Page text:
Even words bearing the stamp of one particular era often go back surprisingly deep into earlier times.
I have an etymological nugget I've been saving, like a special chocolate bar, until the occasion is right. Here it is: The interjection , as "a natural expression of amazement," goes back to the 1510s. Yes, you read that right – early in the 16th century.
Wow! That is pretty amazing, isn't it? (Sorry, I couldn't resist.) According to the Online Etymology Dictionary, was originally "a Scottish interjection." The verb sense ("We really wowed 'em") was first recorded in 1924, a mere four centuries later. The noun sense ("His last show was a real wow") stems likewise from the 1920s. The Dictionary of American Slang notes, "This old interjection had a new popularity in the early 1900s and again during the 1960s and later."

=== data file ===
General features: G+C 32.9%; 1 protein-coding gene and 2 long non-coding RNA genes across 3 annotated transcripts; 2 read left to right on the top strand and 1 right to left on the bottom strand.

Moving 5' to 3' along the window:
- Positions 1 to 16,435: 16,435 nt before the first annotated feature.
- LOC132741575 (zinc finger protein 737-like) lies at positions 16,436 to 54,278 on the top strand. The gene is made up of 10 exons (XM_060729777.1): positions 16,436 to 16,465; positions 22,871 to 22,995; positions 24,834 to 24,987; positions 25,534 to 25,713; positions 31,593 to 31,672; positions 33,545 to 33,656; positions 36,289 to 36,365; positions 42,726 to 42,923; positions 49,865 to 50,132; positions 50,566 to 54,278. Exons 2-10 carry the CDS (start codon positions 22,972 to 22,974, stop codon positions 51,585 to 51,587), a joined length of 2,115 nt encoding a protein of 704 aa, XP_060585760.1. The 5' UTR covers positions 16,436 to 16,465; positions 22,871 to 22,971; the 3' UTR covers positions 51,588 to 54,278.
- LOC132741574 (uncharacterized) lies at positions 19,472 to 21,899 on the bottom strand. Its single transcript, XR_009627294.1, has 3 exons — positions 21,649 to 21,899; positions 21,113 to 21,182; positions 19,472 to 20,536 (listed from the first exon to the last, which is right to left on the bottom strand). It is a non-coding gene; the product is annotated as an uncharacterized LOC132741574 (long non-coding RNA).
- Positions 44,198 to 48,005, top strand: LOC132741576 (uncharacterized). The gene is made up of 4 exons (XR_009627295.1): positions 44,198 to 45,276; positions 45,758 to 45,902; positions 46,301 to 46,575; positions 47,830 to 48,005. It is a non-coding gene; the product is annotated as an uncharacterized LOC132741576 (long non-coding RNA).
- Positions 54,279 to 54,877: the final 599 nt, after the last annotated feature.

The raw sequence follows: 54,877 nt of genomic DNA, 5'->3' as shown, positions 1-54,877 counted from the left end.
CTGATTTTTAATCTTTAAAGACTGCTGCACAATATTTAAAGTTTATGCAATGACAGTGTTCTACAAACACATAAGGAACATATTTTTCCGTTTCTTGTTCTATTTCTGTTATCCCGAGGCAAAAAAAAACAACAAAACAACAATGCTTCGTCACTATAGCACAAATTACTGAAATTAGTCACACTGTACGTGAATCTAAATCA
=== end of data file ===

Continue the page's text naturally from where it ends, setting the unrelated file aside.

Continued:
Speaking of Scotland (warning – the connection I'm about to make is a very loose-knit one): I recall once upon a time seeing my father in an argyle sweater vest I didn't recognize. It was shortly after the 1974 Robert Redford/Mia Farrow film "The Great Gatsby" had come out, with some notable effect on that season's fashions. And so when I saw the sweater, it crossed my mind, however briefly, that I was perhaps seeing Mr. Redford's influence on the attire of my very own, not exactly fashion-forward father. And so I had to ask: "Hmm, Dad, when did you get that sweater?"
"Oh, probably about 1935."
It turned out that after some weight loss, he'd found himself able to get back into threads he'd acquired as a very young man – items that he'd frugally kept in storage over many of the intervening years.